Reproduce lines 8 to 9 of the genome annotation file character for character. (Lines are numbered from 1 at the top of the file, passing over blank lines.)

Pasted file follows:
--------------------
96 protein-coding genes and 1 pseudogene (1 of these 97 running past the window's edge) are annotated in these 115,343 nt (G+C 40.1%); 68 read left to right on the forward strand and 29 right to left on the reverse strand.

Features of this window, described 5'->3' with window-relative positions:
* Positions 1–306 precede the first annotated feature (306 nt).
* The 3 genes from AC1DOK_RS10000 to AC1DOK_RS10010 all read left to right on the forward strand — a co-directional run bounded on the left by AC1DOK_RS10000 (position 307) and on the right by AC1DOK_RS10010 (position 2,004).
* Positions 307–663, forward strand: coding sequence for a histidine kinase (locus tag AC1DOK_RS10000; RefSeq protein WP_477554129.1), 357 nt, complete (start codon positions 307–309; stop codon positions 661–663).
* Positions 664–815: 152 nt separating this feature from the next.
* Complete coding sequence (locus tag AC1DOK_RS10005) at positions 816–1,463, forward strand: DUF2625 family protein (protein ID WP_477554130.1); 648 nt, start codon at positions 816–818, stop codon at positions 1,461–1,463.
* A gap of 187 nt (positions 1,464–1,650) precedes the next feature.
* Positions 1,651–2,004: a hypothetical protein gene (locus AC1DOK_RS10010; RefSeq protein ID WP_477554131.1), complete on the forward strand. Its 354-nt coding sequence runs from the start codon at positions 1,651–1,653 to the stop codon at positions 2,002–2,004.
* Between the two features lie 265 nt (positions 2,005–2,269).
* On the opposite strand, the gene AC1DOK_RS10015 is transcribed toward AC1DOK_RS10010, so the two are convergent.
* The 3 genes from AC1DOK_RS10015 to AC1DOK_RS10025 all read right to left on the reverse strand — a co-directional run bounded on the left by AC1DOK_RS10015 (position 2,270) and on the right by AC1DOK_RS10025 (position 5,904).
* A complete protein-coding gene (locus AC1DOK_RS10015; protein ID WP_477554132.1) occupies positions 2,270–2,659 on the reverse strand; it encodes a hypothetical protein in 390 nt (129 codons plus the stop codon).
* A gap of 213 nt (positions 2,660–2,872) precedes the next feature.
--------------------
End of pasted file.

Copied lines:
* A gap of 187 nt (positions 1,464–1,650) precedes the next feature.
* Positions 1,651–2,004: a hypothetical protein gene (locus AC1DOK_RS10010; RefSeq protein ID WP_477554131.1), complete on the forward strand. Its 354-nt coding sequence runs from the start codon at positions 1,651–1,653 to the stop codon at positions 2,002–2,004.